I said, “What?” She asked again when I’m due to have my baby. I looked at her blankly and then said with vague hostility, "I'm not pregnant."
"Oh! I'm sorry!" The woman clearly felt terrible about her mistake. She said someone told her I was pregnant.
"Um, I'm Regina. I don't know if we've met?"
Now the stranger introduced herself. I'm not sure if Maria Julia (not her real name) was just trying to cover for her embarrassment or if someone else has really been discussing Regina Rodriguez-Martin's pregnancy, but I asked just in case, "Who told you I was pregnant?"
"Oh, I don't want to say," she demurred with a smile.
Since I had started putting on weight in October, I had kind of been waiting for this mistake, so I clarified, "I've gained 30 pounds in the last few months, but not from getting pregnant. I’m just fat." I paused while Maria Julia nodded placatingly.
"I don't even want kids," I pressed. "I'm married to a man who also doesn't want kids. I don't even like kids. And I'm 46 years old. I'd have a hard time even getting pregnant." I wanted to be sure that if there were an actual rumor, it would end here.
"Oh, that's fine." Maria Julia tried to assuage me. "You're 46? You look great!"
"Thank you," I said distractedly. I was still trying to imagine who else might think I'm pregnant. The idea was as amusing as it was irritating. Eventually I let Maria Julia lead me into other topics for our first discussion as acquaintances of five minutes. It was a weird conversation, but I guess we won't forget each other now.
Later I decided that being mistaken for being pregnant is actually fine. It would be funny for women to watch me suddenly gain 30 pounds, but never hear me announce being pregnant or see me have a baby shower. Then June would come and go and I'd never give birth. Psych! Damn baby-obsessed people.
Then I imagined having a baby shower. What the hell? I’d get my co-workers to buy me my favorite cake and an expensive gift that I can return for cash, and at the end of the party I’d go, “Punked! Ha ha! You just celebrated thirty pounds of pure fat!"
For the rest of Friday I wondered why women think pregnancies are everybody's business. Why is all this baby stuff treated like public knowledge? What if someone doesn't want to talk about her pregnancy? Why do even strangers impinge on women's privacy this way?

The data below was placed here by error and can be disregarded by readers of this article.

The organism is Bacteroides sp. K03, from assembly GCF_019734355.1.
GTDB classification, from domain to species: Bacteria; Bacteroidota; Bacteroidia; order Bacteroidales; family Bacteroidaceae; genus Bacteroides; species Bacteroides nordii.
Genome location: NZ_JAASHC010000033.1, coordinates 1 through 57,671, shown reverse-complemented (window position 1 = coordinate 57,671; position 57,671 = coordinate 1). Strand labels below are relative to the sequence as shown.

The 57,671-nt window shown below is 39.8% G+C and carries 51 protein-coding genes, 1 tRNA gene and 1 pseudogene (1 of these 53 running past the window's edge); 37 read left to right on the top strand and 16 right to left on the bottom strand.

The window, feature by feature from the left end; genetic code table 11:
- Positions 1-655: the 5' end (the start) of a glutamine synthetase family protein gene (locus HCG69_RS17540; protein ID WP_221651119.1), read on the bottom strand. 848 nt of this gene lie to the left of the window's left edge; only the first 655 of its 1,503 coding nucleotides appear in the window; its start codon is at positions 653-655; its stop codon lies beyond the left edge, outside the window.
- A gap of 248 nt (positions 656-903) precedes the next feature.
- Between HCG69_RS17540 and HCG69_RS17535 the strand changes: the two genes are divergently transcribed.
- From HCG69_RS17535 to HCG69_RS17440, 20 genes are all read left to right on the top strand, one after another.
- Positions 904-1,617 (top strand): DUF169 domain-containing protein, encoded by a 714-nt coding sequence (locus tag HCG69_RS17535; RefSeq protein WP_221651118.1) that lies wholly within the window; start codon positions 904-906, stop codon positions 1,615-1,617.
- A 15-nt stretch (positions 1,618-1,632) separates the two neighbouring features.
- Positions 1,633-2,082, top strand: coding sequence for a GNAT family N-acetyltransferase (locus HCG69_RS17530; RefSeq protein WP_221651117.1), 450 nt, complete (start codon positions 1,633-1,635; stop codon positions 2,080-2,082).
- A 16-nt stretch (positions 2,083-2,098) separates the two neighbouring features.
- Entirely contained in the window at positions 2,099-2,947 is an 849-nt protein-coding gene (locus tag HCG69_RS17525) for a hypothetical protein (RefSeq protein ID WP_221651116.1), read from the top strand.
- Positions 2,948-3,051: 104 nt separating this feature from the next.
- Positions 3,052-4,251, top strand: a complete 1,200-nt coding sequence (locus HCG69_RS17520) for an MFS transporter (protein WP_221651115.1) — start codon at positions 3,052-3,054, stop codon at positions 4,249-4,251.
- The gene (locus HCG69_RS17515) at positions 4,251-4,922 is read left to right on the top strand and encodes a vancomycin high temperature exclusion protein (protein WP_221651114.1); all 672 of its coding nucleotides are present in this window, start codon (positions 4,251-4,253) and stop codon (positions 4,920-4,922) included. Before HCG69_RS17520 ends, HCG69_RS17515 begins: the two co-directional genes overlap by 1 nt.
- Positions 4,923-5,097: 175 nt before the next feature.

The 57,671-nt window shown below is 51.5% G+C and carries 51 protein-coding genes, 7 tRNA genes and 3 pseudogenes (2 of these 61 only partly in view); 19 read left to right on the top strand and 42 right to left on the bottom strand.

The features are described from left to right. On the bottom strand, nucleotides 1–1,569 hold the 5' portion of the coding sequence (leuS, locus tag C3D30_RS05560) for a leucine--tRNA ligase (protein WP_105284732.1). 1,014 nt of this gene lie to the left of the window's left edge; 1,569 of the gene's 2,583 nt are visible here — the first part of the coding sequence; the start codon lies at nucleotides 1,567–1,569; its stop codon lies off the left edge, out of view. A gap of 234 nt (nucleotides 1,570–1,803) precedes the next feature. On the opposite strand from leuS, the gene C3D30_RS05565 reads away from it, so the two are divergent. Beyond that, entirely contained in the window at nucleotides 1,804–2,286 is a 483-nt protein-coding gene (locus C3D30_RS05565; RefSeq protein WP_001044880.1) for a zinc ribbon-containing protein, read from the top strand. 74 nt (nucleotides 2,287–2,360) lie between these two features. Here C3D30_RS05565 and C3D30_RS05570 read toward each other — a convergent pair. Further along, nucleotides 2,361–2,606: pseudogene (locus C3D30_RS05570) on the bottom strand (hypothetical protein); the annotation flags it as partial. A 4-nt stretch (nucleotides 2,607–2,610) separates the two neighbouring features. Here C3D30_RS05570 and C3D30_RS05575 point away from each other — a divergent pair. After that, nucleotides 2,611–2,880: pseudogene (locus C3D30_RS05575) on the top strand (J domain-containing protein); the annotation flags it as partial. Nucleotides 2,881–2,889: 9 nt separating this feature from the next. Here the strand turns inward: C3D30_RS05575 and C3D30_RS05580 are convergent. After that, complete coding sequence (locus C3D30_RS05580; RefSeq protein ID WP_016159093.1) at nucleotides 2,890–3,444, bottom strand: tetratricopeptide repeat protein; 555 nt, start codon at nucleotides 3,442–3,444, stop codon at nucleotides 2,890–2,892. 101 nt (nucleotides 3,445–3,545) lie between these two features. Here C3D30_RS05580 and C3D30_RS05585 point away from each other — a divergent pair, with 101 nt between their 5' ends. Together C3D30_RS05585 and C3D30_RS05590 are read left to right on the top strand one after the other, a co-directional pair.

As I discussed this with various people, in person and online, one response I got was that if you know a woman is pregnant, it feels rude if you see her but don't mention it. Even if you don't particularly care for her or feel like talking about it, if you see someone who you know going to have a baby, there's almost a social obligation to comment on it. It's just polite. But even the women who told me this said they wouldn't inquire if someone were pregnant because the risk of offending her is too high. Being asked if you're pregnant when you're not, usually leads to a crisis of body image ("Am I that fat?").
Someone else put a positive spin on it. She emailed me that among people for whom a new baby is a wonderful thing, commenting on a pregnancy feels like joining in the celebration. Even strangers will try to connect with a woman who looks pregnant because it's a way to share joy, "doubling it." When I read this I said to myself, "Oh, yeah! Ninety-nine point nine percent of regular people think another baby in the world is a good thing. I always forget that." Seriously, I forget that. We're in the tiny minority, those of us who think life is endless pain that no woman should put another innocent human being through.
Another friend (who knows I'm against parenthood in general) chided me for feeling offended by the question at all. He saw it as an honest mistake made by someone who was trying to be nice. I don't suggest that Maria Julia wasn't trying to be nice. Everyone who makes the mistake of assuming a non-pregnant woman is pregnant is undoubtedly trying to be loving, inclusive, supportive or at least friendly. The problem is that talking to someone like that is always risky.
The most common problem is that when you ask a non-pregnant woman when she's due, she will feel fat for the rest of the day (or week or year). In the past the question has really messed with my self-confidence (yeah, it's happened a few times to me). It can be a painful question for other reasons, too. Maybe the woman recently had a miscarriage. Maybe she's having fertility problems. Maybe she would love to have a baby but has recently learned that she'll be unable to do so. Questions like that, however well-intentioned, are very personal and there's no way to know what could come up if you're guessing wrong.
|Me, not pregnant.|
Yes, Maria Julia was trying to be nice, but "I didn't mean it that way" is no defense for offending someone. Questions about if someone is pregnant are very personal and can be painful no matter how nicely they are asked.